That first week of SUPERMAN daily strip photostats was submitted to potential markets with two additional manuscripts I wrote. Fortunately, the original typed pages of these two rare Superman manuscripts are still in existence, and I hereby present them to you, in addition to the above described photostats.

The first "SUPERMAN (Synopsis)" manuscript, 3 pages long, contains a description of "(Releases for 2nd Week"). The story in the manuscript continues where the first six drawn-up daily strips of Superman ended. The manuscript contains a detailed description of what the second week of proposed Superman daily strips would contain...daily strips 7, 8, 9, 10, 11 and 12. This contains not only detailed descriptions, but some dialogue, too. This synopsis manuscript describes exactly what appeared in the second week of SUPERMAN daily strips. The drawn daily strips of Superman, herein described, were later cut up, pasted onto pages, and reproduced together with the art of daily strip week one, in ACTION COMICS No. 1, June, 1938 issue.

The second "SUPERMAN (Synopsis)" manuscript, 4 pages long, contains a description of ("Releases for Weeks 3 and 4"). The story in the manuscript continues where the story of "2nd week" in the first manuscript ends. The manuscript contains a detailed description of what Superman daily strip weeks 3 and 4 contained; describing in week 3, daily strips 13, 14, 15, 16, 17 and 18. And it describes in week 4, daily strips 19, 20, 21, 22, 23 and 24. Again, both descriptions and some dialogue are in the manuscript. This synopsis manuscript describes exactly what appeared in the 3rd and 4th week of the SUPERMAN daily strips. The drawn strips of Superman, herein described, were later cut up, pasted onto pages, and reproduced together with the art of daily strips week one and two in ACTION COMICS No. 1, June, 1938. On page four of this second manuscript is some material I wrote in which I described why I felt Superman would become a great hit "sure to become the idol of young and old." In it, I described more of the proposed format for the adventures of Superman.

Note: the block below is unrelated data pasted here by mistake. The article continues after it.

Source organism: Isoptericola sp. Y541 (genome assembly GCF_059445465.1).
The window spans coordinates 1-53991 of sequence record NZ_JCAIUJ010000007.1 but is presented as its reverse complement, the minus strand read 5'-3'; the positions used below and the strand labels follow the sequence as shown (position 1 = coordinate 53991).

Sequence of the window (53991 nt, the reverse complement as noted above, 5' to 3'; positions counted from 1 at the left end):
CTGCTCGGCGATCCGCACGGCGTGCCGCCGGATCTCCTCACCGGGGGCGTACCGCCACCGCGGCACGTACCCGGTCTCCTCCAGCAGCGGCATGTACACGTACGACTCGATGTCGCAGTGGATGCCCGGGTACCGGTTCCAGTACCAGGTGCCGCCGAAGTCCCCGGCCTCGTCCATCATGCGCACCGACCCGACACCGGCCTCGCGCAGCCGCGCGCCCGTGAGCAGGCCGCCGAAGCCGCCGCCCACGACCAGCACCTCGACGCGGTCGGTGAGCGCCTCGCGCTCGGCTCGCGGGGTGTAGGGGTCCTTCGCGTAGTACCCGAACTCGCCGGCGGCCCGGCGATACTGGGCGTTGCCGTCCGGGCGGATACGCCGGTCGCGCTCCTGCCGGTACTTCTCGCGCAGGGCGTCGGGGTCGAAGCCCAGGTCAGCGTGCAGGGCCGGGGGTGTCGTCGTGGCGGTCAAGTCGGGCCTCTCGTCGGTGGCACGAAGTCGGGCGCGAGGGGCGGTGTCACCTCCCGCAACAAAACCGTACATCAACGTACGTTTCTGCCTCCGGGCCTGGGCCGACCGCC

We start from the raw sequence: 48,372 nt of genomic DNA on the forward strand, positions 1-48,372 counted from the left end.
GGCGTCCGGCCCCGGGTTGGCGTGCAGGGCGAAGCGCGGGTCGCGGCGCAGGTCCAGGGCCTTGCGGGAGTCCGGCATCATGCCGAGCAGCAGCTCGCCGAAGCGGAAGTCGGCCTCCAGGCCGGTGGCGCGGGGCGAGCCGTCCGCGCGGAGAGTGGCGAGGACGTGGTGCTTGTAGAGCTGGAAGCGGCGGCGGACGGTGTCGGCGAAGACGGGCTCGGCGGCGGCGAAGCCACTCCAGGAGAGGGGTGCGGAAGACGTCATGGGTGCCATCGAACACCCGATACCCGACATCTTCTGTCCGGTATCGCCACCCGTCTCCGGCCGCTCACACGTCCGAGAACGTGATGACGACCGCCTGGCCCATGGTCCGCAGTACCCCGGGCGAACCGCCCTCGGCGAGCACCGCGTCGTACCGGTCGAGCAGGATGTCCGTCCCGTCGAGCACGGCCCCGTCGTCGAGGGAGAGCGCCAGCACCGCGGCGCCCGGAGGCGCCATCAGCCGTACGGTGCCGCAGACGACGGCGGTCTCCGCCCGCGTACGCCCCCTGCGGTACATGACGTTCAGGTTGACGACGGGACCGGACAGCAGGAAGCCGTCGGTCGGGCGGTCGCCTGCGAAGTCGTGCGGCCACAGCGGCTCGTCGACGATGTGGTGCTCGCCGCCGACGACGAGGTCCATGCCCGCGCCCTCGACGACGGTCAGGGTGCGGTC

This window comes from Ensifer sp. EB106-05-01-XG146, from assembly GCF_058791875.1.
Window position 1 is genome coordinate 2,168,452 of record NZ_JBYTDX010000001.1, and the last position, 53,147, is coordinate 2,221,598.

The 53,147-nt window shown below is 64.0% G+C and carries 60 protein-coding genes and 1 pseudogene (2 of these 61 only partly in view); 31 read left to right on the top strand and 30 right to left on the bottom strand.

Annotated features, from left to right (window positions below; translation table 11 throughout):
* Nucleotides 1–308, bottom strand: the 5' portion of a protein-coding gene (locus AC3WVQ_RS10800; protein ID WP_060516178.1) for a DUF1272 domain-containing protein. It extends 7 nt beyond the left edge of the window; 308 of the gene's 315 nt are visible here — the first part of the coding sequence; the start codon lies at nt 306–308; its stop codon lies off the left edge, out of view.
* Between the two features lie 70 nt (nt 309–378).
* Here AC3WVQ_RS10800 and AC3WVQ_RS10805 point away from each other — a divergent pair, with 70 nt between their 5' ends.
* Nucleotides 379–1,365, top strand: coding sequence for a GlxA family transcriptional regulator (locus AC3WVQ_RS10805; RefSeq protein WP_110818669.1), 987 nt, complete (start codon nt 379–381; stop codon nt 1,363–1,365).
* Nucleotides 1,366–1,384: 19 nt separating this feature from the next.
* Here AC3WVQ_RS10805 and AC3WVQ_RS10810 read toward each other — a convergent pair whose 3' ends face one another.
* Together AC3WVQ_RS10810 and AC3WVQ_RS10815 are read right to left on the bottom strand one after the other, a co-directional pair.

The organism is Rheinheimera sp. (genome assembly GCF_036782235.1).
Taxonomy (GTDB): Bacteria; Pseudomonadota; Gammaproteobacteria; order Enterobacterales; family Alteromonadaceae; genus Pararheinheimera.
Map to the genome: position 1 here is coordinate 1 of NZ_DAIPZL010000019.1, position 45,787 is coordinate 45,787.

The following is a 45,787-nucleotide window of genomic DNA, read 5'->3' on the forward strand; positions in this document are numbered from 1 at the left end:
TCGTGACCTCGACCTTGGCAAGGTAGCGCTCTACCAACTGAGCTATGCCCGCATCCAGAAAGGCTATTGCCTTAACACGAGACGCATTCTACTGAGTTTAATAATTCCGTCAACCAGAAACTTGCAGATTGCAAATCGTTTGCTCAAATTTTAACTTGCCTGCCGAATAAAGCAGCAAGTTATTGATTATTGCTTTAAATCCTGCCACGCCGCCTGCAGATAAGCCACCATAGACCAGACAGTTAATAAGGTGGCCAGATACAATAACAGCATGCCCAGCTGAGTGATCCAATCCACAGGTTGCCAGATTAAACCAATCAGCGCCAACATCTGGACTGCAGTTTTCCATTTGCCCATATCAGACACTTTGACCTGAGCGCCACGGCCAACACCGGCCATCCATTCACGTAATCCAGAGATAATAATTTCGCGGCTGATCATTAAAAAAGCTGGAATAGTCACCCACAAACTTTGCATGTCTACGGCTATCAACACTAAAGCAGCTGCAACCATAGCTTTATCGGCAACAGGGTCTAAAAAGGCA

The Superman daily strip art work for weeks 2, 3 and 4 was prepared after I wrote detailed script based on these two synopses manuscripts.

This material is the original conception of the SUPERMAN comic strip, as conceived and written by me. It was in this material, created by me in late 1934 (this concept was not published until June, 1938 issue of ACTION COMICS No. 1) - the version which went into publication - that Superman emerged to become one of the most successful fiction characters of all time.

Most creators of successful literary properties leave valuable estates to their heirs. I am very sorry that because of my inexperience that this is not true in your case. I am glad, though, that this original material in which Superman was first created has survived through the years, and I am giving this to you, my beloved daughter Laura, in the hope that someday you will be able to market this for its full value and get some material benefit from being the daughter of the originator of Superman.

With loving regards from your father...

Jerry Siegel